Sunday 22 January 2017

Your views on new road safety emergency packs and older drivers

Published 20/05/2015 | 02:30

The Road Safety Authority is seeking the public's view on the possible introduction of compulsory emergency breakdown packs in cars
The Road Safety Authority is seeking the public's view on the possible introduction of compulsory emergency breakdown packs in cars

Some contrasting opinions on proposal to introduce compulsory road safety packs in cars.

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Eddie,

Minimum emergency pack should contain a reflective triangle, visi vest, first-aid kit and a torch.

If the driver, or any of his/her fellow travellers cannot change the spare wheel or use the repair kit (when no spare carried), a mobile phone would be great help. Can carrying a mobile phone be made compulsory?

With significant long delays (can happen on motorways or major roads) occurring following an accident, some lasting up to two hours, drivers should consider carrying drink and food, particularly if there are children in the car.

I understand that, in some countries, it is compulsory to carry emergency rations. Joe.

Eddie,

I already have an emergency kit in my car.

Can't recall the price, but it was cheap enough. I got the one they recommend in the UK - it has a triangle, flares, vest, torch and a first-aid kit. Kevin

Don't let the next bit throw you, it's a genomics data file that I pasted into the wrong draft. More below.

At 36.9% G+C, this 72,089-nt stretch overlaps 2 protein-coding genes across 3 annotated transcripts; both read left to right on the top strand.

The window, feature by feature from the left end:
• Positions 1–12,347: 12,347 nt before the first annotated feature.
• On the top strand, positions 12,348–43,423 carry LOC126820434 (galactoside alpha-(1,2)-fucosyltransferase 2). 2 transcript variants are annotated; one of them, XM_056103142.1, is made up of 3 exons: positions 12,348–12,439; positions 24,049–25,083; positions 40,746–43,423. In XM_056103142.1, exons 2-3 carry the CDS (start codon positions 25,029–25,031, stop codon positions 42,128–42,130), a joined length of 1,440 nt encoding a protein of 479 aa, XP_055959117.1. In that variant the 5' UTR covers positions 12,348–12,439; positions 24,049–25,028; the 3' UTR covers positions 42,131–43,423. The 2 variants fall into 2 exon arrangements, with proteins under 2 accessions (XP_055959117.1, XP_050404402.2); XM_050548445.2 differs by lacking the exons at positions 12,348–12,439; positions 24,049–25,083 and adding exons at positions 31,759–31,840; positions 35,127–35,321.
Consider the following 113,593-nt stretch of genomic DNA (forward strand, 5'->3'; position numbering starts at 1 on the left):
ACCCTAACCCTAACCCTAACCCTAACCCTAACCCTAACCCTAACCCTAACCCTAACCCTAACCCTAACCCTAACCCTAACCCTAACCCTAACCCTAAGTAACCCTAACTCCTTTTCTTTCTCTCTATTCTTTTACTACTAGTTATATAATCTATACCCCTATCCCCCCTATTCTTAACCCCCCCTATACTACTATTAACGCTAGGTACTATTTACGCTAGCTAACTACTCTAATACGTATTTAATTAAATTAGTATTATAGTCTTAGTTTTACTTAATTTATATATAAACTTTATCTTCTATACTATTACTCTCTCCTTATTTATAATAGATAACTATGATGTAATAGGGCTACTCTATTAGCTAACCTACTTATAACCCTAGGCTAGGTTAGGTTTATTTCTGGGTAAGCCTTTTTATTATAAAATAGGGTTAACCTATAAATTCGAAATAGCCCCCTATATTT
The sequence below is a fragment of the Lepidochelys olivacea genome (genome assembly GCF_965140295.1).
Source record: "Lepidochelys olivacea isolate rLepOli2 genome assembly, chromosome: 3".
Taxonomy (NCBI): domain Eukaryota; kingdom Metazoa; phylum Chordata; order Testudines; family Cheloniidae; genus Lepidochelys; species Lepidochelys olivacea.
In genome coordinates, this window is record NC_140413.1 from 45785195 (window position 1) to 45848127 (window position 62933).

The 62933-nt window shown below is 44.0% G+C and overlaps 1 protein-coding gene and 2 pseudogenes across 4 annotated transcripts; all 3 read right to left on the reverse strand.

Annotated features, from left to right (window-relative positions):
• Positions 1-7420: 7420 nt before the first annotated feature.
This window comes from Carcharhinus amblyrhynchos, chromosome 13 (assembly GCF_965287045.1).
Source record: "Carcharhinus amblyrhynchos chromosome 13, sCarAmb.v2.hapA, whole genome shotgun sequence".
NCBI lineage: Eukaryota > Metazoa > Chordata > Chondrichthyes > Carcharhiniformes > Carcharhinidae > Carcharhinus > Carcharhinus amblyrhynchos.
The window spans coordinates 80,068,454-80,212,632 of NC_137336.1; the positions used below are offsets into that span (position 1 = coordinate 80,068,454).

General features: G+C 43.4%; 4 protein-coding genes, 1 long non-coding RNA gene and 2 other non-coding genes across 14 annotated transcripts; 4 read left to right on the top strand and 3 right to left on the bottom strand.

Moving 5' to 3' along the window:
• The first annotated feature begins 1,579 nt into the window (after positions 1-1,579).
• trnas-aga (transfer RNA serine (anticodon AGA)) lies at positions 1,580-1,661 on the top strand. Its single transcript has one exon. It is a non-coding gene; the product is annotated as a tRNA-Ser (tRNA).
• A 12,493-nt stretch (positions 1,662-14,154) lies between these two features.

Eddie,

No, no, no on emergency packs. Another "we know what's best for you" - "it's a small price to pay for safety."

And a further excuse down the road for profit making at the motorist's expense. Fines for not having an emergency pack, motor factors and others delighted with another guaranteed sale item. Noel.

Eddie,

The biggest problem is not about older drivers but how people behave AFTER they pass their test. Is anything more dangerous than people turning corners with one hand on a phone? Tackle this and running red lights first, then chase the oldies.

I do think it is a good idea to have your driving tested voluntarily and advised on any areas that need correction. However, people will continue to do what they want regardless of what advice they get. Frank.

Eddie,

Why pick on the older 'mature' drivers as you call them? Why not invest more time in those 'younger' drivers who, with the test still fresh in their minds, drive our roads like they own them and show such little regard or respect for the rest of us?

I know you didn't mean to 'pick' on older drivers but there is a danger that we could lose focus by not concentrating on younger ones who are more 'at risk' of poor driving, especially speeding. Alice

Indo Motoring

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